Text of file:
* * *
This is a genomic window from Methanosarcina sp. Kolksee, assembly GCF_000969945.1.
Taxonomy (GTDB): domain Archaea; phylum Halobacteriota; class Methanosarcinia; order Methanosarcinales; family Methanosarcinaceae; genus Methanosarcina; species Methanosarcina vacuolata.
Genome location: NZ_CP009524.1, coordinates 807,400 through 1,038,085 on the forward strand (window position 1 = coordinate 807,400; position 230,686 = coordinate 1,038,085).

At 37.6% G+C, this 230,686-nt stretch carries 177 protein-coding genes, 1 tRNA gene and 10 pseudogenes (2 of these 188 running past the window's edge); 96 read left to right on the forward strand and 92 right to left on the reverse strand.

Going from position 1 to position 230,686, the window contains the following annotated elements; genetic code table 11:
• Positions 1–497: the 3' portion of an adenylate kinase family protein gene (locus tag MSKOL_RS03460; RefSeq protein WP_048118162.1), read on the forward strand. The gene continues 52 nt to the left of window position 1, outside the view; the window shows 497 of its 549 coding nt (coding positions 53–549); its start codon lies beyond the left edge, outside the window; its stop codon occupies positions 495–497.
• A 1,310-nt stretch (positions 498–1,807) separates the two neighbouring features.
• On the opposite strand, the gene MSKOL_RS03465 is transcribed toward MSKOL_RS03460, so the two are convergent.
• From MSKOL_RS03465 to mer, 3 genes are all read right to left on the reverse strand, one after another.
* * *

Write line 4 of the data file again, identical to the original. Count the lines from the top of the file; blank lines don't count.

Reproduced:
At 37.6% G+C, this 230,686-nt stretch carries 177 protein-coding genes, 1 tRNA gene and 10 pseudogenes (2 of these 188 running past the window's edge); 96 read left to right on the forward strand and 92 right to left on the reverse strand.